The wooded holes are generally all on the shorter side with most of the open holes adding some length. You'll want to get your twos on some of the woods holes, especially if the wind is up.

The layout is easy to follow. There's not much for walks between holes. I didn't need to use the map a single time with the signage and the large arrows hanging on the bottoms of the cages pointing toward the next tee. Surprisingly all of these arrows were intact AND facing the right direction.

A small creek comes into play in the woods but it doesn't appear to ever be a risk of losing a disc into. There's also a small marshy looking area in front of 18's basket. I didn't get real close to it but it also doesn't look like a real danger of disc loss.

The course is free to play and probably isn't ever overly busy.

Cons:

The tee pads are in rough shape, especially towards the latter half of the course. There were a number of them that were cracked in numerous spots. This is unfortunate since many of the ones on the longer holes were the ones that were broken, limiting your ability to have a full run up.

The signs are pretty old and in rough shape. Very dirty and not at all easy to read from a distance. The distances, especially early are not accurate whatsoever. Hole 1 was listed as 235' and I doubt if it was much over 150'. There were quite a few others where I'm not sure how they came up with the distance. The ones on the back half seemed more accurate at least.

The course appears to get, and stay, pretty muddy on the wooded portion after any rain. Very sloppy in spots.

The grass on the open holes was manageable, barely, today. If this section isn't mowed frequently these holes will be unplayable without spending an excessive amount of time searching for discs.

Other Thoughts:

This was a solid course. I was going to give it a 2.5 initially but after mulling it over and seeing the number of cons I came up with I decided to go with a 2. The actual play is closer to 3 imo but with the deteriorating infrastructure and sketchy upkeep I just can't go higher than I did. It's only a couple minutes off the expressway if you're passing through and is worth a play if everything is mowed and dry.
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Wolf Knob DGC at Hickory Cabins Mammoth Cave, KY

Pros:

Wolf Knob DGC is the first of what will eventually be two John Houck designed courses on site. This one is the more beginner friendly of the two. If you want to consider it that. The course consists of mostly hilly wooded holes with a few other more open, but still hilly, holes. The course is pay to play ($6/person) which can be paid at the pro shop by the parking lot. No reservations are required and it's open to the public.

The terrain here is outstanding for disc golf. The location is out in the middle of nowhere Kentucky so your round will be very peaceful. No sounds of traffic or any other people even, besides those others out on the course that day.

The baskets are brand new Mach X's. I don't see these as much as I'd like to. These are really nice targets. They catch great and all are mounted nicely here. There's one basket and pin location per hole.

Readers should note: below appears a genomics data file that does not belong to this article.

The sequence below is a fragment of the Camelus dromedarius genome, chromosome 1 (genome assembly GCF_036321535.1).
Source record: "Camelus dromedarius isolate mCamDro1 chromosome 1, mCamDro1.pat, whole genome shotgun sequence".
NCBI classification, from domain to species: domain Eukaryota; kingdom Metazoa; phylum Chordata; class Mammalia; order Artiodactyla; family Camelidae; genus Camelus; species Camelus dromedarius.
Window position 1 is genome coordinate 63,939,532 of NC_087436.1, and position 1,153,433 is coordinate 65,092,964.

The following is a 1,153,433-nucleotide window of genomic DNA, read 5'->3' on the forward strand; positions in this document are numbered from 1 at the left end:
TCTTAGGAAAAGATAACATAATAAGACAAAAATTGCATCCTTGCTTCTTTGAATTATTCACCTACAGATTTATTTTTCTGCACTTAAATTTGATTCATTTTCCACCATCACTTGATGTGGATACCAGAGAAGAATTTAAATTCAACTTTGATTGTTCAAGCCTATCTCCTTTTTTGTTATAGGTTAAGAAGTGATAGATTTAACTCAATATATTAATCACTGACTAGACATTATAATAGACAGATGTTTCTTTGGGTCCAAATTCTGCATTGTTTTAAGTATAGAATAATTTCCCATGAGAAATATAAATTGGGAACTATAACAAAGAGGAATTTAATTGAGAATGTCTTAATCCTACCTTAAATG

Great tee signs. Nice looking hole map that gives you good idea of where and what shape you're going to need to throw. There's also a next tee arrow to go along with the hole #, par and distance. Very nice signage.

The tees are turf out here. These things are huge on a few holes. Most are normal to slightly below sized. I thought they worked great, though I know not everyone is a fan of these. They're all leveled out nicely below them and have good traction to them. I liked them. One tee per hole.

The elevation out here is used expertly. Not just in the design of each hole, but also in the way that the course is laid out. You don't feel like it's really that hilly with the way the transitions between holes is laid out. A lot of courses like this feel like a slog after about halfway through, if not sooner. Not this one though.

The wooded holes are tight for sure, but they all offer a fair route to the basket. There's a good mix of both lefty and righty holes too. Just a well balanced affair all around out here. Lots of risk/reward pin placement out here as well.

There's water in play on hole 18 in the form of a small pond just about circles edge short of the pin. Technically you could reach the other pond if you go way long on 16 or turn your drive (or for mortals second shot) over on 18.

The course loops somewhat back near the parking lot after hole 9. Not real close but you're able to walk the entrance road back if you'd need to fill up on liquids or whatnot.

Cons:

Only one tee and basket position per hole. Very nitpicky, I know, but it'd be cool if there were eventually some shorter pads added. At least on a few of the holes to make it a little easier on newer players.

Hole 15 is pretty sadistic. Only the best of the best are going to sniff birdie here. Getting par is taking shots from most everybody else. The ceiling is pretty low off the tee to a very specific landing zone to attack the green. It's doable but it's going be mostly luck unless you've played multiple rounds here.

There's a couple weird transitions out here where you walk past a hole to get to the next one. The group in front of us missed the transition from 8 to 9 and ended up playing 12 before realizing it. Our group nearly made the same mistake. You also walk past 18's tee when heading to 16. There's also a few longer walks between holes but they ARE marked well enough.

Other Thoughts:

This course was a pleasure to play. Very good design and just a damn fun round. I'll be back here at some point to play the 11,000 championship course that's in the works and when I do I'll absolutely be playing this one again. Well worth a trip out of your way to play this one. Once the other course opens this will be a destination course. Loved it.
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The Ace Place Tecumseh, OK

Pros:

Marked well with nice tee signs
Keep playing, you WILL hit an ace

Cons: